The wedding ceremonies offered by Temple Israel uphold the principle of gender equality which is the hallmark of the Progressive Movement. While the ceremony follows the traditional format of a Jewish wedding, the ketubah expresses the ideals of equality between both parties and does not include the traditional Aramaic legal document which discloses the amount of the dowry brought to the marriage by the bride and the payment which will be made to the bride in the advent of a divorce.
Our ketubot are worded in Hebrew and English and articulate the responsibilities of marriage. Following the principle of egalitarianism the ketubah is signed by both parties and women are eligible to sign as witnesses.A further illustration of our commitment to equality between men and women is our insistence on a double ring ceremony during which both the bride and groom place rings on each other’s fingers and recite the declaration of intent that they are consecrated to each other by the Law of Moses and Israel.
There is also room for creativity and the ceremony can be tailor-made to the needs and requirements of the couple. Again in the interests of inclusivity and following the policy of the South African Progressive Jewish Movement the rabbis of Temple Israel are of the opinion that same sex couples should be afforded the opportunity to celebrate their commitment to each other among family and friends and will therefore officiate at same sex weddings.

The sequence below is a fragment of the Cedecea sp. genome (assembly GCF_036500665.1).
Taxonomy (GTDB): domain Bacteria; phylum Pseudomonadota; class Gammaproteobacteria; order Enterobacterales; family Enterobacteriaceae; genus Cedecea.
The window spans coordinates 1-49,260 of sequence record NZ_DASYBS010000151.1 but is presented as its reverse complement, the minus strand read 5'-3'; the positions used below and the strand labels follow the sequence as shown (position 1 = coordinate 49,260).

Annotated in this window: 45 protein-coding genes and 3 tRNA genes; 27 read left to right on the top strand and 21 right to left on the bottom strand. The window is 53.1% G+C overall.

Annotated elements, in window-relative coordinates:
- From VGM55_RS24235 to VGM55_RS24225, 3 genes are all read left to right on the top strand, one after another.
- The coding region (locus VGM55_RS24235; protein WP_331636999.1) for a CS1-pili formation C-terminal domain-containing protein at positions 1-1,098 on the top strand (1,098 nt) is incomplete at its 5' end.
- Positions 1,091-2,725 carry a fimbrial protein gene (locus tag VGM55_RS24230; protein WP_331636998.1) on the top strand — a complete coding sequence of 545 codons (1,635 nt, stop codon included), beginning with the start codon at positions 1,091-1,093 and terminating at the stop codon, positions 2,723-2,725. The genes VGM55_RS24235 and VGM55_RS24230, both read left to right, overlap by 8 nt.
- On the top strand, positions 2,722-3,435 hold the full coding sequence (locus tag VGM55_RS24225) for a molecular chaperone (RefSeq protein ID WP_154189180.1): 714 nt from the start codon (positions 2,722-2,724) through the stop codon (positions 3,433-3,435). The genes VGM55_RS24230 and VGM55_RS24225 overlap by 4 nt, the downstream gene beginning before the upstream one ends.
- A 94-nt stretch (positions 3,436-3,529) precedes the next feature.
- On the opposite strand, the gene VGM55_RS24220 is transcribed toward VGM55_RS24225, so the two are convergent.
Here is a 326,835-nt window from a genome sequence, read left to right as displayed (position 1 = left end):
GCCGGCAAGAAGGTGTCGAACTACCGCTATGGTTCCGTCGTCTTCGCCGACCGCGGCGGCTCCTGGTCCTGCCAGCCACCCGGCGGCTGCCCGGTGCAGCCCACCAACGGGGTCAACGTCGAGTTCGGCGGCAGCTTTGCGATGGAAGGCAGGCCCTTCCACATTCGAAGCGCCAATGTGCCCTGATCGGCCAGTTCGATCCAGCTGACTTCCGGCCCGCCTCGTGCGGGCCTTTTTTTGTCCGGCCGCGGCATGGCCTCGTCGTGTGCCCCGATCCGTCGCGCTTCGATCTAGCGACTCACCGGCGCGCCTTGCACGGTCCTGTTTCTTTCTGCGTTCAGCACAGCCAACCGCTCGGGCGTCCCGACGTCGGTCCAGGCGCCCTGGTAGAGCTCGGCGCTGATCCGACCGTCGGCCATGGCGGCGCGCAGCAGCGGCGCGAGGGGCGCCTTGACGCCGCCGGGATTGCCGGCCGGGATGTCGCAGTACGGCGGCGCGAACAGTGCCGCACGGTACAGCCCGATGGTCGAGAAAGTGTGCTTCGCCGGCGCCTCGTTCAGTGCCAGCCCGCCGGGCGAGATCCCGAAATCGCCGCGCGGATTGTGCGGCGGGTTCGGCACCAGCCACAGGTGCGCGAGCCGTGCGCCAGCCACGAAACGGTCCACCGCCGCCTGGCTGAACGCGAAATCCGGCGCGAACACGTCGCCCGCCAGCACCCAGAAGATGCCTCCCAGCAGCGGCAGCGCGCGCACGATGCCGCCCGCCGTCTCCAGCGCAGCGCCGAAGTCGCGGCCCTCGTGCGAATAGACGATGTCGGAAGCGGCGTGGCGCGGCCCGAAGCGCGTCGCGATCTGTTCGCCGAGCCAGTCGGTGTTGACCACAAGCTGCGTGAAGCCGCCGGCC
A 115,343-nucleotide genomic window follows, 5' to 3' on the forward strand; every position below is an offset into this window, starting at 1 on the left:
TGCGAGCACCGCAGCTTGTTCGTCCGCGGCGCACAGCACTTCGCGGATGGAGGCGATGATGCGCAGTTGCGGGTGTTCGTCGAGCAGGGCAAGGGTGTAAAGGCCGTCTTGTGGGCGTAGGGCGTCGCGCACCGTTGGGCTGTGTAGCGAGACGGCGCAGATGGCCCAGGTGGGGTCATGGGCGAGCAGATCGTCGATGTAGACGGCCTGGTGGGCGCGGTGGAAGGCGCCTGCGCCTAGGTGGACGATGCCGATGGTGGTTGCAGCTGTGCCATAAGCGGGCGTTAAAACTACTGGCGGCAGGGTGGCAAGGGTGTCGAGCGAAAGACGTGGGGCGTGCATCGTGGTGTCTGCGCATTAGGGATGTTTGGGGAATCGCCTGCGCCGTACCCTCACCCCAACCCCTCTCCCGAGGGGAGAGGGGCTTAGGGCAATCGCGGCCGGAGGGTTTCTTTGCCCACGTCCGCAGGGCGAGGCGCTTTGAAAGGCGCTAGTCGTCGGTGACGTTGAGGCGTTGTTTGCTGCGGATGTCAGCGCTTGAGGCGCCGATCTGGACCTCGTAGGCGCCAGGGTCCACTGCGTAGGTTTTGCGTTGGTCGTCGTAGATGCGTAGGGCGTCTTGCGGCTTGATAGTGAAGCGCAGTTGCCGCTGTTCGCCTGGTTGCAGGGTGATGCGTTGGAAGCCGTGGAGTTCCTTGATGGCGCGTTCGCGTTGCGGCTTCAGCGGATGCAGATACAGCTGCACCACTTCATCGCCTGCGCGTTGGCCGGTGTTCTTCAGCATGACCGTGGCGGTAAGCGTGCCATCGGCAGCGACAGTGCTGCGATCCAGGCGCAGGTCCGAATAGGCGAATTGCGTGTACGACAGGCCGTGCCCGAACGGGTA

We do not perform interfaith weddings. Both parties have to be Jewish (either born of a Jewish mother or converted to Judaism) in order for one of our rabbis to officiate at a wedding. Proof of Jewish status (parents’ ketubah or conversion certificate) is required before a wedding ceremony can be arranged. In the case of conversion the wedding date cannot be booked until the Jew-by-Choice has completed his/her conversion by appearing before the Beit Din.
Rabbis Matitiani and Alexander are also marriage officers appointed by the Minister of Home Affairs and therefore have the authority to perform civil marriages according to the Laws of the Republic of South Africa. In order for a marriage to be recognised by the secular authorities this civil ceremony needs to be performed before or after the Jewish ceremony.